This study compares trends in work–family context by education level from 1976 to 2011 among U.S. women. The major aim is to assess whether differences in work–family context by education level widened, narrowed, or persisted. We used data from the 1976–2011 March Current Population Surveys on women aged 25–64 (n = 1,597,914). We compare trends in four work–family forms by education level within three race/ethnic groups. The work–family forms reflect combinations of marital and employment status among women with children at home. Trends in the four work–family forms exhibited substantial heterogeneity by education and race/ethnicity. Educational differences in the work–family forms widened mainly among white women. Compared with more-educated peers, white women without a high school credential became increasingly less likely to be married, to be employed, to have children at home, and to combine these roles. In contrast, educational differences in the work–family forms generally narrowed among black women and were directionally mixed among Hispanic women. Only one form—unmarried and employed with children at home—became more strongly linked to a woman’s education level within all three race/ethnic groups. This form carries an elevated risk of work–family conflict and its prevalence increased moderately during the 35-year period. Taken together, the trends underscore recent calls to elevate work–family policy on the national agenda.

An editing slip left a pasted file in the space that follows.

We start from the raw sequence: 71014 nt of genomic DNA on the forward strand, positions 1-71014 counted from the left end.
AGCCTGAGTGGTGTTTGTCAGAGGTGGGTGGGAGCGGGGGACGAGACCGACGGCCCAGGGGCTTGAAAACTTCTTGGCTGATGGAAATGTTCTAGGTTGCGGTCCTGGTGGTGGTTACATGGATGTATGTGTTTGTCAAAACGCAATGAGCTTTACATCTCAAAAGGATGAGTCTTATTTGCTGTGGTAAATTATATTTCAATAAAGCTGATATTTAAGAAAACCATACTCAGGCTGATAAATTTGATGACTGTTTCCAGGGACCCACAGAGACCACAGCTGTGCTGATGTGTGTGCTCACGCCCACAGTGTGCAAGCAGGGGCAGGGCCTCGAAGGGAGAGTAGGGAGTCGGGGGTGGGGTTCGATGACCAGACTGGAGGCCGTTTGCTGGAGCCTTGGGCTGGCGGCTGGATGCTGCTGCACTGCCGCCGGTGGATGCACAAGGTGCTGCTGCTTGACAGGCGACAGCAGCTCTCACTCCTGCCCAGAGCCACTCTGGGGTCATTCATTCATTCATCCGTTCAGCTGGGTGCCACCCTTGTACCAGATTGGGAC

- Work–family conflict
- Work–family context
ASJC Scopus subject areas
- Management, Monitoring, Policy and Law